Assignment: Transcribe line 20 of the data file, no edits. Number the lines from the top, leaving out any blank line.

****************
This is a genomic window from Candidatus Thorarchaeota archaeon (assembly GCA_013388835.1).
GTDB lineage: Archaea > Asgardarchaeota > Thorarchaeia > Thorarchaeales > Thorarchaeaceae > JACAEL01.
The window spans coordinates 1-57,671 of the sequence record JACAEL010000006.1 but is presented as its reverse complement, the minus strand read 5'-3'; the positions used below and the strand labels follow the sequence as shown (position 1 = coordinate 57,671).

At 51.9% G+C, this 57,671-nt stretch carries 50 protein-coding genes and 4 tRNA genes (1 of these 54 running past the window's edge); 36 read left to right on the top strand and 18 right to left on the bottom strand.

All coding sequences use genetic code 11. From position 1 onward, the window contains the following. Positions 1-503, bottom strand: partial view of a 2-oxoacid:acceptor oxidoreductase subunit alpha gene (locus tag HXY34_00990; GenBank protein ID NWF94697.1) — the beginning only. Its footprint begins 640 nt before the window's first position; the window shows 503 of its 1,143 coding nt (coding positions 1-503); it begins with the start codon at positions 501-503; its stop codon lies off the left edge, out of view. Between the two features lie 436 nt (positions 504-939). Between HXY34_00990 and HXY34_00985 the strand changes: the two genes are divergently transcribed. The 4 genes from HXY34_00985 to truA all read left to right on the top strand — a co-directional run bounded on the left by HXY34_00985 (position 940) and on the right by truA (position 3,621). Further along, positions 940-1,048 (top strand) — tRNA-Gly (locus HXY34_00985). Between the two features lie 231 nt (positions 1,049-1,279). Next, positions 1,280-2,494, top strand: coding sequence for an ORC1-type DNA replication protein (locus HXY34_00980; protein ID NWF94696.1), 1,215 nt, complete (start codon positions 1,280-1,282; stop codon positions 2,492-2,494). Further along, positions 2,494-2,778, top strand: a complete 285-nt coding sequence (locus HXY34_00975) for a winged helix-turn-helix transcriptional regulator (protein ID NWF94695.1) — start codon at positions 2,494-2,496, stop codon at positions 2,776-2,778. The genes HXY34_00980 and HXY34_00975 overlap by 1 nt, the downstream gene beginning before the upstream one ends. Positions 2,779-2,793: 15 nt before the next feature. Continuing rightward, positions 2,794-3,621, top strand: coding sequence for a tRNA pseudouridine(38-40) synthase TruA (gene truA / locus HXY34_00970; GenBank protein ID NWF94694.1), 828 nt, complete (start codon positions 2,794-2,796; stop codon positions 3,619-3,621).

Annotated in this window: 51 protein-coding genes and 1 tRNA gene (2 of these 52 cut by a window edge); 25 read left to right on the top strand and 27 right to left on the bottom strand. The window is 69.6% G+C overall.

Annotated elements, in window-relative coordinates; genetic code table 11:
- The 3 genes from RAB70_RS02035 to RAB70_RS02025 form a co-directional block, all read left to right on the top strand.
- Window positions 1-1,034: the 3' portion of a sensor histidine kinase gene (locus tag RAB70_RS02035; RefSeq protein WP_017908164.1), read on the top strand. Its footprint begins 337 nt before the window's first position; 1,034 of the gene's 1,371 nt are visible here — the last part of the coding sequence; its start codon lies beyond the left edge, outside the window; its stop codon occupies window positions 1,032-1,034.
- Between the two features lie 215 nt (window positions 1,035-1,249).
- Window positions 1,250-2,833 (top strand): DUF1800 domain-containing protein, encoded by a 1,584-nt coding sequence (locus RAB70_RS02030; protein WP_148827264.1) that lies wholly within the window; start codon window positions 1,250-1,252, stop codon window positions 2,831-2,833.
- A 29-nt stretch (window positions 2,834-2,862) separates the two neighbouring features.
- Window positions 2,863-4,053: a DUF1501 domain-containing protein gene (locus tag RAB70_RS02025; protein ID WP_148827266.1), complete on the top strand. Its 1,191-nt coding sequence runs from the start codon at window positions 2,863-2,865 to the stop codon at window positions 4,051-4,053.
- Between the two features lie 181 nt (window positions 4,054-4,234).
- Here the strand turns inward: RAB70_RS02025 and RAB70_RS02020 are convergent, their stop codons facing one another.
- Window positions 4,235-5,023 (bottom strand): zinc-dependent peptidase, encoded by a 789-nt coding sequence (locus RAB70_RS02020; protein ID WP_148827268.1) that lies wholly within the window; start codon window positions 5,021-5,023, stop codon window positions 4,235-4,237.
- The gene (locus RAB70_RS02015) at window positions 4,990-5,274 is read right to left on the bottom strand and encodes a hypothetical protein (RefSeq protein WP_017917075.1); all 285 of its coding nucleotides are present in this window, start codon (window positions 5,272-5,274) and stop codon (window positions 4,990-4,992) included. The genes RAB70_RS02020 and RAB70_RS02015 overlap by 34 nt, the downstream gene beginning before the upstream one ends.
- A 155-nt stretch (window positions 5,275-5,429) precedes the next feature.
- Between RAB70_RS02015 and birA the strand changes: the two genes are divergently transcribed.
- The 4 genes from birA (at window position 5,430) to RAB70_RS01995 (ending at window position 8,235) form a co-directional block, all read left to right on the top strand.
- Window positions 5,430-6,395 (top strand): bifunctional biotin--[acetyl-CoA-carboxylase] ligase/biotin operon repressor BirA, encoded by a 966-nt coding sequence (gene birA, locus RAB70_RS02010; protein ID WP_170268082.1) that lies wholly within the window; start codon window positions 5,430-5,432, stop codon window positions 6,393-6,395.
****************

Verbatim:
- The 4 genes from birA (at window position 5,430) to RAB70_RS01995 (ending at window position 8,235) form a co-directional block, all read left to right on the top strand.